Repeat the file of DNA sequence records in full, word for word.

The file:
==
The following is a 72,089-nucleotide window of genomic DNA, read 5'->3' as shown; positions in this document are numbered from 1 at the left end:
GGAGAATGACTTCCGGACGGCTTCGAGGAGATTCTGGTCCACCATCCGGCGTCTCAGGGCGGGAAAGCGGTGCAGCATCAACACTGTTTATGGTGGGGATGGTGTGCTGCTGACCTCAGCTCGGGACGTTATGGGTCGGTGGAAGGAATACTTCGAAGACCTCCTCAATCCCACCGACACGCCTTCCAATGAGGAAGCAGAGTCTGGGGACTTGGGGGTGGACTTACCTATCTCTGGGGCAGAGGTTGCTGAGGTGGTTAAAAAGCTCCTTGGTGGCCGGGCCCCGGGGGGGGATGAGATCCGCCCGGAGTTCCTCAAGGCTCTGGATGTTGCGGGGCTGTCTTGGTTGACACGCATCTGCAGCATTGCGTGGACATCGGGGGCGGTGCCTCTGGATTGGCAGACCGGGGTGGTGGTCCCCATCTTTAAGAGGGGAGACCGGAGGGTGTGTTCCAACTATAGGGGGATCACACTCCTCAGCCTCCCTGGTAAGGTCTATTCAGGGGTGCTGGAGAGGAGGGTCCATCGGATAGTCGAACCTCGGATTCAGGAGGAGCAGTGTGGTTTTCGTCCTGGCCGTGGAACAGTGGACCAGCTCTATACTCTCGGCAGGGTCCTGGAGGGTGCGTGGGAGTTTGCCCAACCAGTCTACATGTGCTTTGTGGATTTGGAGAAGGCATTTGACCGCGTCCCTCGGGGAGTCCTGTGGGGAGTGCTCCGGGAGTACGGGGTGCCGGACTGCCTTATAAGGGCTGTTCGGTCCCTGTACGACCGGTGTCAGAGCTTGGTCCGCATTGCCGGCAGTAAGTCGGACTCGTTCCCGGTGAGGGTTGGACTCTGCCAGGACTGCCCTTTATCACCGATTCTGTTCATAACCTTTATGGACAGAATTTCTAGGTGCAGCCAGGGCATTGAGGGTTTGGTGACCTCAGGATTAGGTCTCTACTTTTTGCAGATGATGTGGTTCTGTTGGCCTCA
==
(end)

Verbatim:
The following is a 72,089-nucleotide window of genomic DNA, read 5'->3' as shown; positions in this document are numbered from 1 at the left end:
GGAGAATGACTTCCGGACGGCTTCGAGGAGATTCTGGTCCACCATCCGGCGTCTCAGGGCGGGAAAGCGGTGCAGCATCAACACTGTTTATGGTGGGGATGGTGTGCTGCTGACCTCAGCTCGGGACGTTATGGGTCGGTGGAAGGAATACTTCGAAGACCTCCTCAATCCCACCGACACGCCTTCCAATGAGGAAGCAGAGTCTGGGGACTTGGGGGTGGACTTACCTATCTCTGGGGCAGAGGTTGCTGAGGTGGTTAAAAAGCTCCTTGGTGGCCGGGCCCCGGGGGGGGATGAGATCCGCCCGGAGTTCCTCAAGGCTCTGGATGTTGCGGGGCTGTCTTGGTTGACACGCATCTGCAGCATTGCGTGGACATCGGGGGCGGTGCCTCTGGATTGGCAGACCGGGGTGGTGGTCCCCATCTTTAAGAGGGGAGACCGGAGGGTGTGTTCCAACTATAGGGGGATCACACTCCTCAGCCTCCCTGGTAAGGTCTATTCAGGGGTGCTGGAGAGGAGGGTCCATCGGATAGTCGAACCTCGGATTCAGGAGGAGCAGTGTGGTTTTCGTCCTGGCCGTGGAACAGTGGACCAGCTCTATACTCTCGGCAGGGTCCTGGAGGGTGCGTGGGAGTTTGCCCAACCAGTCTACATGTGCTTTGTGGATTTGGAGAAGGCATTTGACCGCGTCCCTCGGGGAGTCCTGTGGGGAGTGCTCCGGGAGTACGGGGTGCCGGACTGCCTTATAAGGGCTGTTCGGTCCCTGTACGACCGGTGTCAGAGCTTGGTCCGCATTGCCGGCAGTAAGTCGGACTCGTTCCCGGTGAGGGTTGGACTCTGCCAGGACTGCCCTTTATCACCGATTCTGTTCATAACCTTTATGGACAGAATTTCTAGGTGCAGCCAGGGCATTGAGGGTTTGGTGACCTCAGGATTAGGTCTCTACTTTTTGCAGATGATGTGGTTCTGTTGGCCTCA